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Grandfather Was Left Fighting For His Life After 'Developing Sepsis From Biting Nails'

Grandfather Was Left Fighting For His Life After 'Developing Sepsis From Biting Nails'

Ricky Kennedy was given slim odds of surviving sepsis and now believes that he's lucky to be alive

Rebecca Shepherd

Rebecca Shepherd

A grandfather was left fighting for his life after he developed sepsis from 'biting his nails'.

Ricky Kennedy believes he's lucky to be alive after contracting the infection which is renowned for being a 'silent killer'.

The 57-year-old claims that the sepsis started after he nibbled his nail down too far and a blister ended up appearing on his thumb.

Ricky Kennedy and his wife Ghislaine.
Media Scotland

He was given a 50 percent chance of surviving the terrifying ordeal and spent months in hospitals battling the disease.

Sepsis kills around 44,000 people in the UK every year and occurs when the body reacts to an infection by attacking its own organs and tissues.

He eventually went to see the GP as he was growing concerned about the blister. He was prescribed antibiotics to clear a suspected infection but when it began to spread to his arms and chest he was rushed to hospital.

Mr Kennedy, from Dumbarton in Scotland, told the Lennox Herald: "I didn't think for a second that the cut on my thumb was the cause of it all. It was tiny.

"I had bitten my nail like that hundreds of times before so to think it almost killed me is terrifying. I was in so much pain, I couldn't move. I thought I was having a heart attack and I really did think I was going to die.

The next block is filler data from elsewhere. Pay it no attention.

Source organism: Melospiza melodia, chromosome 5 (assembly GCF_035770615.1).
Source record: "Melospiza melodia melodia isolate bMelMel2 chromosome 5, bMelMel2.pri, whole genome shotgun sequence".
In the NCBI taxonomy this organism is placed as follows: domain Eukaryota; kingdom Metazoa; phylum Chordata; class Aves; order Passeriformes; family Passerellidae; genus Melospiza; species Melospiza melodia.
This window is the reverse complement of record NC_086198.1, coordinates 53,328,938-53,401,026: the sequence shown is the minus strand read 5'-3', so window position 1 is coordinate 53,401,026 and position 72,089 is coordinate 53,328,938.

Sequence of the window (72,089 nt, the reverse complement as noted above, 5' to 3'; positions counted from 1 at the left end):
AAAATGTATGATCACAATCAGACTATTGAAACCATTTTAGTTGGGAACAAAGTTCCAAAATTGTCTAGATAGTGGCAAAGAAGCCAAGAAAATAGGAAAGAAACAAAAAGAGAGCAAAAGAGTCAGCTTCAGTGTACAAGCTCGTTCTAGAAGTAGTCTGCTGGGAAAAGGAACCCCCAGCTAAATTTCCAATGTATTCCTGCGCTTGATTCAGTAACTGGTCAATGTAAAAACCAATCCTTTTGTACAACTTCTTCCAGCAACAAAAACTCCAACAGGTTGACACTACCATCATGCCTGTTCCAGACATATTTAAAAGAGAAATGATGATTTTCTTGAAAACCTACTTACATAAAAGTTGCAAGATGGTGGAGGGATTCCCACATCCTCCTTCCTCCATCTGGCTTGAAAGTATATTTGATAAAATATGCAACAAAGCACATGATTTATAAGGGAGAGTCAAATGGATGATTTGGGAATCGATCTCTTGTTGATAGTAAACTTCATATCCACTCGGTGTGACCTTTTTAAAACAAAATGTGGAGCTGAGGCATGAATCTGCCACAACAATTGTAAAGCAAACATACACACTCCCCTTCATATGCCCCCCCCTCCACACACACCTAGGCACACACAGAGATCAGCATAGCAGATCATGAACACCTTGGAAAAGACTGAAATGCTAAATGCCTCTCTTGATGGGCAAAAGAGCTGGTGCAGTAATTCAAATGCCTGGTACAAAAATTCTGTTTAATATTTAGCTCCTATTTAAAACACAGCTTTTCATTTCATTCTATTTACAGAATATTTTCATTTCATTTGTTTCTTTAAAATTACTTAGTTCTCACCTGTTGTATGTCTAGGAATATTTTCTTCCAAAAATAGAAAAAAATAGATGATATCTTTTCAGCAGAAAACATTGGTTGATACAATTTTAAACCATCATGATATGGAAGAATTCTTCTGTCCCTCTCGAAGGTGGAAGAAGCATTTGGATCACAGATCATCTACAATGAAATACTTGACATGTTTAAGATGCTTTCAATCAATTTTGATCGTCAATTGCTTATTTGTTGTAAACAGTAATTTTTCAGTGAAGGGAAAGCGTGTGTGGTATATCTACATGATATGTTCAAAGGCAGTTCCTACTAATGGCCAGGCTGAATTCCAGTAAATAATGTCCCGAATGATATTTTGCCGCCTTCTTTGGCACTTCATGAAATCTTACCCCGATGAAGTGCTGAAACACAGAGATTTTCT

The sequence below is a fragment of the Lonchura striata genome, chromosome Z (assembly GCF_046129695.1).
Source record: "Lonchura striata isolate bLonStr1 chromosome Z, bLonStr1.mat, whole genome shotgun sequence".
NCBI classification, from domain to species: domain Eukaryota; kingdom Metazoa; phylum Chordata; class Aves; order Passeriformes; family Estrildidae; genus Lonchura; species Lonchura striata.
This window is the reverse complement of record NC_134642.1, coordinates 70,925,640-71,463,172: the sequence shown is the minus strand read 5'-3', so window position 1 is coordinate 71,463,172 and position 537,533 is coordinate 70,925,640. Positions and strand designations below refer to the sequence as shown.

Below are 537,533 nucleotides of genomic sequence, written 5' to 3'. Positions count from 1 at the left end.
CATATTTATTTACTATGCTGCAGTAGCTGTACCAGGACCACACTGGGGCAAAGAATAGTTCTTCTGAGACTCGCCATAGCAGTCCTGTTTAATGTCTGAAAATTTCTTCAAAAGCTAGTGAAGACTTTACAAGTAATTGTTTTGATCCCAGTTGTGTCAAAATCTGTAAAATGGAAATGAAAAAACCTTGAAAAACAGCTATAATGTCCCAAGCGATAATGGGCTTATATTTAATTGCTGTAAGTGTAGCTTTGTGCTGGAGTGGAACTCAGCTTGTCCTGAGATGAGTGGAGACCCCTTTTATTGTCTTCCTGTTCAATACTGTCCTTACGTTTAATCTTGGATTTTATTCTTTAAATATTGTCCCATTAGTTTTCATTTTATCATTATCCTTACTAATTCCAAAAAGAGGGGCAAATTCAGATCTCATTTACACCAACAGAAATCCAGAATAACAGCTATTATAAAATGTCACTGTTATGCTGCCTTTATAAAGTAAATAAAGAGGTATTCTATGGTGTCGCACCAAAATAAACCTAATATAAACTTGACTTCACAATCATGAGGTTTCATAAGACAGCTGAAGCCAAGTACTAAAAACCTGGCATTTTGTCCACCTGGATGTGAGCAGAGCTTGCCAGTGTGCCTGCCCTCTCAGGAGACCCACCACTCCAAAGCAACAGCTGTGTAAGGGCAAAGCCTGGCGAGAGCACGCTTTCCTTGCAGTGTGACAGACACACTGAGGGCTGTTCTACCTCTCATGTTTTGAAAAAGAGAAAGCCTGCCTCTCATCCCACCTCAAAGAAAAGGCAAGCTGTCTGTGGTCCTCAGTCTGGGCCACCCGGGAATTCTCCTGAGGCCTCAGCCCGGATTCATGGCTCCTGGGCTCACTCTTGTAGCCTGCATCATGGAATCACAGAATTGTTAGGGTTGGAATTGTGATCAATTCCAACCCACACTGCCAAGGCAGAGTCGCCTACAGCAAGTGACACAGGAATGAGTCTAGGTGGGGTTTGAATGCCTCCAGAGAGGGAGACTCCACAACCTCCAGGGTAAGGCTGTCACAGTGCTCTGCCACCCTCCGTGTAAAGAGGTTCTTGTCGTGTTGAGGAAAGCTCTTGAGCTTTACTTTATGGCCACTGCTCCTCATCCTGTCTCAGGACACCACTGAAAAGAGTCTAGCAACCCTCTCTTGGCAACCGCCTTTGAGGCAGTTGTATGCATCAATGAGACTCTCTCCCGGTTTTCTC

Media Scotland

"If it wasn't for Ghislaine [his 65-year-old wife] phoning an ambulance I would be dead."

He was diagnosed with sepsis after Mrs Kennedy called the doctor to visit their home, the pair were then told it would be a matter of life or death.

Mr Kennedy's wife explained: "By the time the doctor got here it was all spreading down Ricky's arms and chest. He was absolutely delirious - he didn't even know what age he was and he could barely breathe or stand up. I didn't think he was going to make it."

Mr Kennedy endured months of hospital stays in the Queen Elizabeth University Hospital - the first of which remain a blur.

He continued: "I don't remember a thing from when I was first taken to hospital. All I can remember is asking a nurse if I was going to die.

"It was a terrible time and you sink into a depression being stuck in hospital for that long. I just wanted to come home but we were so lucky to have so many people visit and help us through it."

Media Scotland

Mr Kennedy now faces major surgery on his collarbone to replace the eroded bones and is still in excruciating pain but added: "I'm lucky to be alive. I may never be as healthy or as strong as I was, but I'm still here with my family and that is very precious to me."

Featured Image Credit: Media Scotland

Topics: News, Health